Historical Background

Origin of term / Early use

The word parish itself originates in Judaism and identifies the body of people. “Parish” denoted the Israelites living in exile in Egypt. Later, “parish” signified the earthly existence of Israel living in this world but not as part of this world; rather, as a parish of pilgrim people of God, the Israelites looked forward to the heavenly Jerusalem.

In Christianity the term was similarly used to denote the Church community living in the Kingdom of God now in this world but with a view to its fulfilment in the heavenly Kingdom. St. Peter reminded the early Church, “Conduct yourselves reverently during your sojourn in a strange land” (1Pt 1:17), highlighting that idea of a pilgrim people journeying toward heaven.

During the time of persecution

During the time of persecution, the parish was each individual community headed by a bishop. By A.D. 100, the bishop would send priests to offer Mass in homes especially in the rural areas. Moreover, each priest would also carry some of the holy Eucharist consecrated by the bishop to be distributed to the faithful at these sites as a sign of their unity as a whole Church.

After the legalization of Christianity

After the legalization of Christianity, the diocesan structure soon came into existence. The bishop oversaw the care of the entire diocese, referred to as “the Church,” e.g. the “Church of Arlington,” and appointed priests as pastors in his stead to care for the local, smaller communities, now designated as “parishes.” By the time of Popes Zosimus (417-18) and Leo the Great (440-461), parishes were given specific geographical areas by the bishop to ensure the pastoral care of the people. However, because of the politics surrounding the feudal system of the Middle Ages, sometimes the jurisdiction of the bishop as well as the territory of parishes were not so clear.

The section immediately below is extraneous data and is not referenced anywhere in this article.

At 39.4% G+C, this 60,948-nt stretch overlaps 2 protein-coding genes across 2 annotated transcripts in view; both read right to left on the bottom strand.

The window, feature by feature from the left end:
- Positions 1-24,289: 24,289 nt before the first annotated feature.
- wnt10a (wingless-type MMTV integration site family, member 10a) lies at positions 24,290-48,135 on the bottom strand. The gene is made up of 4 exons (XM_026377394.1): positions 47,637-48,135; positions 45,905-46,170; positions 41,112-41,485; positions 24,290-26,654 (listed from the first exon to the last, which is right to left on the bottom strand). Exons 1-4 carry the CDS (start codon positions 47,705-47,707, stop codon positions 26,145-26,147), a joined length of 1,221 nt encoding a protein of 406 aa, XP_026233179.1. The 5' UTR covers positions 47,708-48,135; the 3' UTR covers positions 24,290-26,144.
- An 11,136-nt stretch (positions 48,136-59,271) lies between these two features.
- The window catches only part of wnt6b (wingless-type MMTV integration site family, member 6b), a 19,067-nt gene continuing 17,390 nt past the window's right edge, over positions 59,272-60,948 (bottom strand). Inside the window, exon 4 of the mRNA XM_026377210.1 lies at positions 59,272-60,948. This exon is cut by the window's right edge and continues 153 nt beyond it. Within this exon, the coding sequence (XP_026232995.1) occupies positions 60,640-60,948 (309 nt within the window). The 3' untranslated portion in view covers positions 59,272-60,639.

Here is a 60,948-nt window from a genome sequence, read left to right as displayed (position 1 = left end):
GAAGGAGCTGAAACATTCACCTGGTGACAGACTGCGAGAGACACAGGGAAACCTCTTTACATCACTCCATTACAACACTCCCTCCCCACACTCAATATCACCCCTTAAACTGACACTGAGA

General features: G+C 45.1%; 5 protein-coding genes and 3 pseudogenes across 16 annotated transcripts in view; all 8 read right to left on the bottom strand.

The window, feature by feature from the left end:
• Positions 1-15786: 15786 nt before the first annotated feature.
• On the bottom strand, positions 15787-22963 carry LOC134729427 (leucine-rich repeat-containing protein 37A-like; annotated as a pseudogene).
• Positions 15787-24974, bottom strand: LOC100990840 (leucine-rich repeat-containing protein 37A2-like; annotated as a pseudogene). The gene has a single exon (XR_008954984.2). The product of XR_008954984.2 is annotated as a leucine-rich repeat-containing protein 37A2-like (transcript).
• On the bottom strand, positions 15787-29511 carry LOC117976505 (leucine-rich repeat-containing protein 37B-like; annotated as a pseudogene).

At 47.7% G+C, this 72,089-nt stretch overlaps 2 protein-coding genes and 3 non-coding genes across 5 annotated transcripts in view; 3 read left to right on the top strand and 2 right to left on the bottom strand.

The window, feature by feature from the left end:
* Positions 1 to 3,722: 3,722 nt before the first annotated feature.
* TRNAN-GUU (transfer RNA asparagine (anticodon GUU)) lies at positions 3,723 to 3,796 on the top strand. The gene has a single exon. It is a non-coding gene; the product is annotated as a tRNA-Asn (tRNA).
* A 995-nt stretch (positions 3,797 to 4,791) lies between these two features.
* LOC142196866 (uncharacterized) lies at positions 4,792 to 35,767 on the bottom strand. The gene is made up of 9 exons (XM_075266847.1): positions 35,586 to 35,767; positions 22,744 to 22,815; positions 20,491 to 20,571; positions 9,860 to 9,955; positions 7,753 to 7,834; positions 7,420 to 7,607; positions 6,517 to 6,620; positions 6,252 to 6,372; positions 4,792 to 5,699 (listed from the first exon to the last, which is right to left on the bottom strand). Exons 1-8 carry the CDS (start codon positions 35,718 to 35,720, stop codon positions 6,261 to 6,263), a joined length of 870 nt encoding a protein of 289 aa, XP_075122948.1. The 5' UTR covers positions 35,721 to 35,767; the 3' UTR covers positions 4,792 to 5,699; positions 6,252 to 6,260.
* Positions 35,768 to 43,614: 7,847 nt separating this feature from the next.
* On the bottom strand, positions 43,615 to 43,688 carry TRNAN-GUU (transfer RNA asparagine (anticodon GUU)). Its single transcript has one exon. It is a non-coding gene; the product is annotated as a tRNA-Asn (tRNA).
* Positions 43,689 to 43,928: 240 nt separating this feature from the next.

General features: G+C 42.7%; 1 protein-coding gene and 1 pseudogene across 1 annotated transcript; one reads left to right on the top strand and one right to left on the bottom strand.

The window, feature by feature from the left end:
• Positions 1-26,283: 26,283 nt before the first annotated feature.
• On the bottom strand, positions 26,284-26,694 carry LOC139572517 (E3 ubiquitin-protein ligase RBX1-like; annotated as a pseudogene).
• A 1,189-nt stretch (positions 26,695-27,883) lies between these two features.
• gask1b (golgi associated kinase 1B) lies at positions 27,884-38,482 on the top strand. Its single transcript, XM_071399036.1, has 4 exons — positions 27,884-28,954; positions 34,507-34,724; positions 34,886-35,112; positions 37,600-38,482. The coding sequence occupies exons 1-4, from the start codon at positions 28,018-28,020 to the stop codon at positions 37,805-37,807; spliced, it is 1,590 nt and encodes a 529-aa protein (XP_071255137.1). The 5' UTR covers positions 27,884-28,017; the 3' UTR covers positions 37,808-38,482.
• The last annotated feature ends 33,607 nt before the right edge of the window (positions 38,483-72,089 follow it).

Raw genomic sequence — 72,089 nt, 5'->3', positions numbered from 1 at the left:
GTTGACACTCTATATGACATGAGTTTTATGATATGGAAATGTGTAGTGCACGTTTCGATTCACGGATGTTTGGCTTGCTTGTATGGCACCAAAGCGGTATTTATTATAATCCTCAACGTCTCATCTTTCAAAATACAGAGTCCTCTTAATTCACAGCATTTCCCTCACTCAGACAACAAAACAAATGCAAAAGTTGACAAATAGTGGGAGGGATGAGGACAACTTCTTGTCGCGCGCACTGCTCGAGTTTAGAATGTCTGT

The Council of Trent

The Council of Trent (1545-63) addressed the parish structure of the diocese and established these governing principles:

  • The bishop is pastor of his flock. He must live within and personally govern his diocese, which includes visiting his parishes.
  • The bishop must ensure the authentic preaching of the faith and administration of the sacraments.

Therefore, to meet the needs of the faithful, the bishop creates parishes with specific boundaries and appoints properly educated pastors and assistants.

Canon Law

According to the Code of Canon Law, “A parish is a definite community of the Christian faithful established on a stable basis within a particular Church; the pastoral care of the parish is entrusted to a pastor as its own shepherd under the authority of the diocesan bishop”

The pastor

The Pastor has grave responsibilities to his flock;

  • He must preach the Word of God;
  • instruct the people in the faith; promote apostolic works;
  • see to the Catholic education of children;
  • reach out to those either who have stopped practicing the faith or who do not believe;
  • ensure the devout celebration of the sacraments,
  • particularly the most holy Eucharist and penance; and foster family prayer.

Parish Life

However, parish life does not depend solely on the priests;

The Second Vatican Council’s “Decree on the Apostolate of Lay People” asserted that the laity should be filled with an apostolic spirit and work closely with their priests,

“Nourished by their active participation in the liturgical life of their community,

  • they engage zealously in its apostolic works;
  • they draw people toward the Church who had been perhaps very far away from it;
  • they ardently cooperate in the spread of the word of God, particularly by catechetical instruction;
  • by their expert assistance they increase the efficacy of the care of souls as well as of the administration of the goods of the Church”.

Therefore, the pastor, his assistants and the faithful work together building a sense of community within the parish, particularly through the celebration of the Mass. For this reason, under normal circumstances,

  • adults are to be baptized in their parish church and infants in the parish church of their parents;
  • couples are to be married in the parish where either the bride or groom lives.

Through the spirit and practice of the laity and clergy working together to foster this community, the relationship of the parish to the bishop is strengthened